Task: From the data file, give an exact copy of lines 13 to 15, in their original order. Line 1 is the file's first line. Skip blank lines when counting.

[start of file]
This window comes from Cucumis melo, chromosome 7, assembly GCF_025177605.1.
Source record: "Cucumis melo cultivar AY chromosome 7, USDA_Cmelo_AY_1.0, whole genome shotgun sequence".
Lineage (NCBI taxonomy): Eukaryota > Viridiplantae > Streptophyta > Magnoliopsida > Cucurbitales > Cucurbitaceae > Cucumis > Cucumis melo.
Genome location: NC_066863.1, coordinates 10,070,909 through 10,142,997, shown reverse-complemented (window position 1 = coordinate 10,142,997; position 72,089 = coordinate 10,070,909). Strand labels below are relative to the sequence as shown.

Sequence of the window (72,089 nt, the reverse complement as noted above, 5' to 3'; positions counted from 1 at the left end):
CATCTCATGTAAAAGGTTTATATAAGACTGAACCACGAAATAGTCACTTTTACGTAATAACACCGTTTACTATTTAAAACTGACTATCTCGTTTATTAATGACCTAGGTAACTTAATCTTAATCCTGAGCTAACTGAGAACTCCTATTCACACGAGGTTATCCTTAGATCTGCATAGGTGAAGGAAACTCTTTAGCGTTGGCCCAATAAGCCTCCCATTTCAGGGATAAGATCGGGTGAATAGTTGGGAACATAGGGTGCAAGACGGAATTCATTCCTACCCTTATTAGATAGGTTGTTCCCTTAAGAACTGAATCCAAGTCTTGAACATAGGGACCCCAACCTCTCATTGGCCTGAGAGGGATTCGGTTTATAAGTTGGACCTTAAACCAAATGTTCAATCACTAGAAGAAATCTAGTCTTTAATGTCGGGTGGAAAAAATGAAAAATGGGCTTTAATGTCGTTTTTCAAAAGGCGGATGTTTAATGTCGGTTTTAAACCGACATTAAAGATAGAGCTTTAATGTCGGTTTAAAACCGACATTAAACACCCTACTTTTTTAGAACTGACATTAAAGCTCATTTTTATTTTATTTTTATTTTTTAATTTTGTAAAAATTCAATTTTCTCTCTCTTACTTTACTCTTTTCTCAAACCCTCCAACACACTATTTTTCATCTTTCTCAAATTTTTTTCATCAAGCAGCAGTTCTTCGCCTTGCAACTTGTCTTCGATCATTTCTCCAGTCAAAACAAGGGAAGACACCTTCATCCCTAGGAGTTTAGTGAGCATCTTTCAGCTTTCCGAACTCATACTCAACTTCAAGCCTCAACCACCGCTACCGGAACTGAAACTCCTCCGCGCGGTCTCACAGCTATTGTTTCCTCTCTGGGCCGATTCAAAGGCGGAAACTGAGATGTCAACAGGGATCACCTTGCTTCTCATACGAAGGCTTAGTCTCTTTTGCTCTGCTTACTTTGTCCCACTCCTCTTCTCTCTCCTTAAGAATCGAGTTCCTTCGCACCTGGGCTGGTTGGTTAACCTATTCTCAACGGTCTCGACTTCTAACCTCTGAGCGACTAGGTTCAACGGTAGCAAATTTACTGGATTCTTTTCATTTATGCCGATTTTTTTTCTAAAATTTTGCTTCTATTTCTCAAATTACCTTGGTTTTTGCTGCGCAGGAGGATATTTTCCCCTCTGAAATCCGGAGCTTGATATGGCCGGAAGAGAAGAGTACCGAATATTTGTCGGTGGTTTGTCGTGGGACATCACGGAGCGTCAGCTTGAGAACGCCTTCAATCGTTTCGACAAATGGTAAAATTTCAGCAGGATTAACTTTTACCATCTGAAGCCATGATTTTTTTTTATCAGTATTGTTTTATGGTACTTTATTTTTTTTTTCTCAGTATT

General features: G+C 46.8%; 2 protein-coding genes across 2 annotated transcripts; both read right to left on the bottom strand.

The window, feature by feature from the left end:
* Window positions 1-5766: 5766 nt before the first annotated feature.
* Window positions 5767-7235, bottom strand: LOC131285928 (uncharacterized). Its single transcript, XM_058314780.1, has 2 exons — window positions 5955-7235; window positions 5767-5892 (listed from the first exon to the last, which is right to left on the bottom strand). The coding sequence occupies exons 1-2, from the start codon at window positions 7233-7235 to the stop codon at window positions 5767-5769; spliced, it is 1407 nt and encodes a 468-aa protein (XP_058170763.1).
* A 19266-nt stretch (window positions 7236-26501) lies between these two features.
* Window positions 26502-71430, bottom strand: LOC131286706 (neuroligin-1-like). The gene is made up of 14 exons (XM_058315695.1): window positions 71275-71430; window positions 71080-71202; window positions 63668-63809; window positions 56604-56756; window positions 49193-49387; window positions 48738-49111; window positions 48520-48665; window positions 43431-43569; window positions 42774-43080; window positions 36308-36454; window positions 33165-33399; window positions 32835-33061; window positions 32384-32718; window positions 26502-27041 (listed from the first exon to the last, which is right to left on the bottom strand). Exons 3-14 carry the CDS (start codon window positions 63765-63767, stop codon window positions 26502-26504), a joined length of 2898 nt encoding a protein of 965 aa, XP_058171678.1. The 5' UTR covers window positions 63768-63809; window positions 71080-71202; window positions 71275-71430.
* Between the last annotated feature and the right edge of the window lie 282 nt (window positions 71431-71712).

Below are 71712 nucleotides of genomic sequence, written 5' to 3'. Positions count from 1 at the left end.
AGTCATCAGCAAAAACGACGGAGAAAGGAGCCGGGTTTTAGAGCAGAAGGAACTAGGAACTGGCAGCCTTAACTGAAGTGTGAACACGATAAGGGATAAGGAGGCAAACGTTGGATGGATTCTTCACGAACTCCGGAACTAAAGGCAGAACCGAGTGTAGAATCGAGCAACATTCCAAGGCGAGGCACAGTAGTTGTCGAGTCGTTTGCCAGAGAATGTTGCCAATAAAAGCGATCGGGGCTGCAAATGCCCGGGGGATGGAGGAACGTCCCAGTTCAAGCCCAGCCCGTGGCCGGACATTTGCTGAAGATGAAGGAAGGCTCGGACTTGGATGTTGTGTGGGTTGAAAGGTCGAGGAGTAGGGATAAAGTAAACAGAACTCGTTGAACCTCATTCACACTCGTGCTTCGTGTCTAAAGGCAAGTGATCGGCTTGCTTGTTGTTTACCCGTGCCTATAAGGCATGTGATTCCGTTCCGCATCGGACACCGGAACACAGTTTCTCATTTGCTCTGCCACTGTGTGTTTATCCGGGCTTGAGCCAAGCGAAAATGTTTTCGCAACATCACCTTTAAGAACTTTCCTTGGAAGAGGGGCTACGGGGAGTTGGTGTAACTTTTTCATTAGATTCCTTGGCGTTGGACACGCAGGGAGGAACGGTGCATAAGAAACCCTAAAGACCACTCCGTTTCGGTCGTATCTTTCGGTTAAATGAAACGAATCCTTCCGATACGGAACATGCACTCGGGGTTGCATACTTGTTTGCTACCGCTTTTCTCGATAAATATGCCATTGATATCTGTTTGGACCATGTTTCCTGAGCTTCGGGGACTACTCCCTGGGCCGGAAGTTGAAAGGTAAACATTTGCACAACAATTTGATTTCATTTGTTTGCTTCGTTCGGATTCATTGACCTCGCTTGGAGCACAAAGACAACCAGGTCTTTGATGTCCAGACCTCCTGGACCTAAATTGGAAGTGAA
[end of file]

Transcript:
* Between the last annotated feature and the right edge of the window lie 282 nt (window positions 71431-71712).

Below are 71712 nucleotides of genomic sequence, written 5' to 3'. Positions count from 1 at the left end.
AGTCATCAGCAAAAACGACGGAGAAAGGAGCCGGGTTTTAGAGCAGAAGGAACTAGGAACTGGCAGCCTTAACTGAAGTGTGAACACGATAAGGGATAAGGAGGCAAACGTTGGATGGATTCTTCACGAACTCCGGAACTAAAGGCAGAACCGAGTGTAGAATCGAGCAACATTCCAAGGCGAGGCACAGTAGTTGTCGAGTCGTTTGCCAGAGAATGTTGCCAATAAAAGCGATCGGGGCTGCAAATGCCCGGGGGATGGAGGAACGTCCCAGTTCAAGCCCAGCCCGTGGCCGGACATTTGCTGAAGATGAAGGAAGGCTCGGACTTGGATGTTGTGTGGGTTGAAAGGTCGAGGAGTAGGGATAAAGTAAACAGAACTCGTTGAACCTCATTCACACTCGTGCTTCGTGTCTAAAGGCAAGTGATCGGCTTGCTTGTTGTTTACCCGTGCCTATAAGGCATGTGATTCCGTTCCGCATCGGACACCGGAACACAGTTTCTCATTTGCTCTGCCACTGTGTGTTTATCCGGGCTTGAGCCAAGCGAAAATGTTTTCGCAACATCACCTTTAAGAACTTTCCTTGGAAGAGGGGCTACGGGGAGTTGGTGTAACTTTTTCATTAGATTCCTTGGCGTTGGACACGCAGGGAGGAACGGTGCATAAGAAACCCTAAAGACCACTCCGTTTCGGTCGTATCTTTCGGTTAAATGAAACGAATCCTTCCGATACGGAACATGCACTCGGGGTTGCATACTTGTTTGCTACCGCTTTTCTCGATAAATATGCCATTGATATCTGTTTGGACCATGTTTCCTGAGCTTCGGGGACTACTCCCTGGGCCGGAAGTTGAAAGGTAAACATTTGCACAACAATTTGATTTCATTTGTTTGCTTCGTTCGGATTCATTGACCTCGCTTGGAGCACAAAGACAACCAGGTCTTTGATGTCCAGACCTCCTGGACCTAAATTGGAAGTGAA